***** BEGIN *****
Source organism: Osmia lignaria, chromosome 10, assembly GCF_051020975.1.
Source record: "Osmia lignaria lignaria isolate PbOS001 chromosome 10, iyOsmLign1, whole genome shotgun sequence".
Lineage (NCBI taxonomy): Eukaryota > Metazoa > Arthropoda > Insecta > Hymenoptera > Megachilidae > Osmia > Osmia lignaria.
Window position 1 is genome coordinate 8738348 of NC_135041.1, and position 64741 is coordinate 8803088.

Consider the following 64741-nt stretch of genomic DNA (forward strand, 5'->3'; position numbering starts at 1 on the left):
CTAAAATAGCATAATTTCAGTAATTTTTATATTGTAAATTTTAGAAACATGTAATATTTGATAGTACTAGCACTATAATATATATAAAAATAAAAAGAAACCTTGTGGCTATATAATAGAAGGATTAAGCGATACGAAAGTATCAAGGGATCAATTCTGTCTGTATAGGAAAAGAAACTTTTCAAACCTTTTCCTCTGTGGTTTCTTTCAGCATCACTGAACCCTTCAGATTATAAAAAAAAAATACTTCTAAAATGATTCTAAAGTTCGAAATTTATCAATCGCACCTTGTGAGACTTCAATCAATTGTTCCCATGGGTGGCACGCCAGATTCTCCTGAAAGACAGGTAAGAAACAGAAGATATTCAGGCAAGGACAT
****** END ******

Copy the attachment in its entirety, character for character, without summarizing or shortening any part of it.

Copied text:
Source organism: Osmia lignaria, chromosome 10, assembly GCF_051020975.1.
Source record: "Osmia lignaria lignaria isolate PbOS001 chromosome 10, iyOsmLign1, whole genome shotgun sequence".
Lineage (NCBI taxonomy): Eukaryota > Metazoa > Arthropoda > Insecta > Hymenoptera > Megachilidae > Osmia > Osmia lignaria.
Window position 1 is genome coordinate 8738348 of NC_135041.1, and position 64741 is coordinate 8803088.

Consider the following 64741-nt stretch of genomic DNA (forward strand, 5'->3'; position numbering starts at 1 on the left):
CTAAAATAGCATAATTTCAGTAATTTTTATATTGTAAATTTTAGAAACATGTAATATTTGATAGTACTAGCACTATAATATATATAAAAATAAAAAGAAACCTTGTGGCTATATAATAGAAGGATTAAGCGATACGAAAGTATCAAGGGATCAATTCTGTCTGTATAGGAAAAGAAACTTTTCAAACCTTTTCCTCTGTGGTTTCTTTCAGCATCACTGAACCCTTCAGATTATAAAAAAAAAATACTTCTAAAATGATTCTAAAGTTCGAAATTTATCAATCGCACCTTGTGAGACTTCAATCAATTGTTCCCATGGGTGGCACGCCAGATTCTCCTGAAAGACAGGTAAGAAACAGAAGATATTCAGGCAAGGACAT